Chairman's warning

CLUBS without parachute payments or benefactors willing to invest cash from outside the game will increasingly struggle to compete for promotion to the Premiership in future, Ipswich Town chairman David Sheepshanks warned yesterday.

By Duncan Brodie

CLUBS without parachute payments or benefactors willing to invest cash from outside the game will increasingly struggle to compete for promotion to the Premiership in future, Ipswich Town chairman David Sheepshanks warned yesterday.

Speaking as the club announced a loss of more than £3million for last season, when they narrowly missed out of promotion through the play-offs, Sheepshanks said that Championship levels of income alone would not support wage bills equal to those of clubs promoted in recent years. However, he said that while the Town board was open to the possibility of an outside investor, the club's finances were under control and were on course to remain so.

“The club's finances are stable, under control and there is no financial pressure to sell any players this season,” said Mr Sheepshanks. “Although it is never pleasing in business to report a loss, supporters should not be alarmed by the headline figure reported today. Twelve months ago we alerted shareholders to the fact that the financial year to June 2005 would be a tough one.”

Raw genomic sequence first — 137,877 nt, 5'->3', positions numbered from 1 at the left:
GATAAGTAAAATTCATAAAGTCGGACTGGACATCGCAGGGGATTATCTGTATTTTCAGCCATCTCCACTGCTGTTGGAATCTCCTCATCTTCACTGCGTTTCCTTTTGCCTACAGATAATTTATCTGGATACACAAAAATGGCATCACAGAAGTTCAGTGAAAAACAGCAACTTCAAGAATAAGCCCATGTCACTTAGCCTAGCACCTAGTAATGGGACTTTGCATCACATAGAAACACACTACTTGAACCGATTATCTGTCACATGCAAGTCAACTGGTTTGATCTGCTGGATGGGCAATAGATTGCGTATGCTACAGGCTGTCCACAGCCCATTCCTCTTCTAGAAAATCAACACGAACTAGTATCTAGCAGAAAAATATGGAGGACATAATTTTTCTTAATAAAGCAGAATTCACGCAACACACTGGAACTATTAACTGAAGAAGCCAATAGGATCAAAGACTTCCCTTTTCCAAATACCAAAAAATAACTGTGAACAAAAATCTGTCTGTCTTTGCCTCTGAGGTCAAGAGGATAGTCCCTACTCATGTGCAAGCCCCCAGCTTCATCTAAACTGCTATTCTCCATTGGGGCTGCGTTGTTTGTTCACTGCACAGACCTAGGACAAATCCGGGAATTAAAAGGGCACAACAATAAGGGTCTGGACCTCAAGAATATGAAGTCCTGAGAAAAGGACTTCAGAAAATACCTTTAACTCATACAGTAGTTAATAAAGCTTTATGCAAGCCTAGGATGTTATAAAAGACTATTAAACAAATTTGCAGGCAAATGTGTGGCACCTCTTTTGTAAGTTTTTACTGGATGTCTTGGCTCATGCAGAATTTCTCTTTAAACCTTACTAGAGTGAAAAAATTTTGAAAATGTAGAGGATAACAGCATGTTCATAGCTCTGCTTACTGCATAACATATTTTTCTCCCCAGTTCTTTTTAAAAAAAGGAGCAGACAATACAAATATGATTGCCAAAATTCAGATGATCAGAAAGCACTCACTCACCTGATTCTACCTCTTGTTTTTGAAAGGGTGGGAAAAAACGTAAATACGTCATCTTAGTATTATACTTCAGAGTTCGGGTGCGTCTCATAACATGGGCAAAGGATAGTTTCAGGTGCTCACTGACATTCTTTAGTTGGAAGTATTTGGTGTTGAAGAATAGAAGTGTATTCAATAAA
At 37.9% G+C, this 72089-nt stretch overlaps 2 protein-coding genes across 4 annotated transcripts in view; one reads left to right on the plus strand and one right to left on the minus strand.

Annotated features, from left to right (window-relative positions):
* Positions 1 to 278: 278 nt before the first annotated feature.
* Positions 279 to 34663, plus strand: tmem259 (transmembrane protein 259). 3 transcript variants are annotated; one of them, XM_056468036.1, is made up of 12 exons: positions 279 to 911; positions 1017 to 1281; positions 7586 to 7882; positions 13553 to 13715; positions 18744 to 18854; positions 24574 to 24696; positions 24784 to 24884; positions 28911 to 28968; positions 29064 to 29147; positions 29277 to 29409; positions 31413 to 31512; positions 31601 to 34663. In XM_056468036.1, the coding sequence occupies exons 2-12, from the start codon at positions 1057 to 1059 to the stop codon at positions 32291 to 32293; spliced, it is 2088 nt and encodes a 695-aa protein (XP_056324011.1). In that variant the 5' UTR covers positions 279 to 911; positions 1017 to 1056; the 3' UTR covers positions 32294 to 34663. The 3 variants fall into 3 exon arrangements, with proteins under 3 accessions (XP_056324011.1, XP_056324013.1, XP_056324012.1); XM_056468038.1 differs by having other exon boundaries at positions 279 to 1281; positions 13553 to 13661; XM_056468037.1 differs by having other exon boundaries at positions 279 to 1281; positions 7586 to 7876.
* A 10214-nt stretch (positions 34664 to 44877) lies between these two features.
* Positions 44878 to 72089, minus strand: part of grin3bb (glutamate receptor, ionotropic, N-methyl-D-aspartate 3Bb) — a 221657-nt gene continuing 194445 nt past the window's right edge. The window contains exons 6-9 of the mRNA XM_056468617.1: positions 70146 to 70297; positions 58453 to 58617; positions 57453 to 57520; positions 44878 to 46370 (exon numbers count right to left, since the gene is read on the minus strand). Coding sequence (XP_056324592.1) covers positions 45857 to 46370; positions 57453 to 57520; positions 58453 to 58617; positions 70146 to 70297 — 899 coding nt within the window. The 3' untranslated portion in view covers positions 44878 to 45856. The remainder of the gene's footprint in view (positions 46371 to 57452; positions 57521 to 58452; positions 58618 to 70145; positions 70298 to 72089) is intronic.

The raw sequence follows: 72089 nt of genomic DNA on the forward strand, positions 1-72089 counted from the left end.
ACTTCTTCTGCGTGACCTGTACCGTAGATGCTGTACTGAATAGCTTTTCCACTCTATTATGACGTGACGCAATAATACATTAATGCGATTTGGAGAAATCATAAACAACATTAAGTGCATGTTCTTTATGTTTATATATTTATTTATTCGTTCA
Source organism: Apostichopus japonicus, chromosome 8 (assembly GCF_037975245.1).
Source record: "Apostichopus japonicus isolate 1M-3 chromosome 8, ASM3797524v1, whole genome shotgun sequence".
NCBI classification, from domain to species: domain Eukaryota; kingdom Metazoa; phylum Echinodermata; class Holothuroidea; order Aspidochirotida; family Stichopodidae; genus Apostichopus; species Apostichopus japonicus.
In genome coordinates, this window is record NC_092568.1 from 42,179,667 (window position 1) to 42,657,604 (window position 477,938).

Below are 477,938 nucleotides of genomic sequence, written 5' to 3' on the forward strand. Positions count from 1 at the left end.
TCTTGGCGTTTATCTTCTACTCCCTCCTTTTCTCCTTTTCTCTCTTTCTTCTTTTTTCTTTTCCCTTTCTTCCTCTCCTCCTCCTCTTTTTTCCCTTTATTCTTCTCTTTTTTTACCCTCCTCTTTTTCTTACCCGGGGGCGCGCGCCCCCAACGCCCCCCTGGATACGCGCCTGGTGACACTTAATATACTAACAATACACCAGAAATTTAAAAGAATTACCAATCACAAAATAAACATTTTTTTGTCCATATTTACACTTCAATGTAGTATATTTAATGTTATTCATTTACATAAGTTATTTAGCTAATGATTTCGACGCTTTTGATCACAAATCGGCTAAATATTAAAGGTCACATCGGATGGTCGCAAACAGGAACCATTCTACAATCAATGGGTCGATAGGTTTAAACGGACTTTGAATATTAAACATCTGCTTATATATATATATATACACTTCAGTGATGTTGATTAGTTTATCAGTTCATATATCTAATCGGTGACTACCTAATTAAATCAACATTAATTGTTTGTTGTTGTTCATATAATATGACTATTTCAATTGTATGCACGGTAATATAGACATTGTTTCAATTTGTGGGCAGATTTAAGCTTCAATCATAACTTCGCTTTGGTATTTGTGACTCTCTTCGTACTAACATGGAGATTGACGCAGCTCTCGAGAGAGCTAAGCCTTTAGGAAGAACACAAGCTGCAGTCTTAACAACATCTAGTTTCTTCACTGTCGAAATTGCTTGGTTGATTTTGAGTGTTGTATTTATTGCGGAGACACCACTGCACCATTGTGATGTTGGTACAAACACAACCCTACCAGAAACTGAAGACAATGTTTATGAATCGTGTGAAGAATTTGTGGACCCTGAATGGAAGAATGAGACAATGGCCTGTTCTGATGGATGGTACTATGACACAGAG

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Besides the end of the club's parachute payments following relegation in 2002, last season also saw the club continuing to carry the cost of some players on Premiership levels of pay, although these contracts had now all come to and end. Despite this, he said, income in excess of that budgeted for under the terms of the club's company voluntary arrangement with creditors had been used to strengthen the squad.

“Buoyed by extra income from loan note holders and increased gate revenue, the club invested in strengthening Joe Royle's squad as we pushed for promotion,” he said. “In the end though, as we all know, we narrowly missed out.”

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The extra income resulted in a player wage bill for last season of £7.2m, compared with a figure of £5m budgeted for under the CVA. This year, the bill is project to fall to £5.3m which, said Mr Sheepshanks, was less than that of any club promoted to the Premiership in the last four years. All of these clubs had benefited during their successful campaign either from parachute payments following relegation from the Premiership or from a benefactor.

Parachute payments had originally been intended to help clubs adjust to relegation in the days when player contracts involved a fixed level of pay, regardless of which division the club was in. These payments were usually not enough to cover the loss of income resulting from relegation and in some cases, such as Ipswich, Derby County and Leicester City, not nearly enough, resulting in acute financial problems. However, with Premiership clubs now tending to have some or all of their players on contracts with pay subject to league status, a parachute payment - worth £7m this season - was a clear advantage.

Mr Sheepshanks denied that the Ipswich Town board was seeking to hold on to power and to obstruct any outside investor. However, he said the directors would be “very discerning” in judging whether a proposed investor was the right person for the club. This would include putting substantial money into strengthening the squad, in addition to the widely quoted figure of £6million required to gain control of the club, he added.

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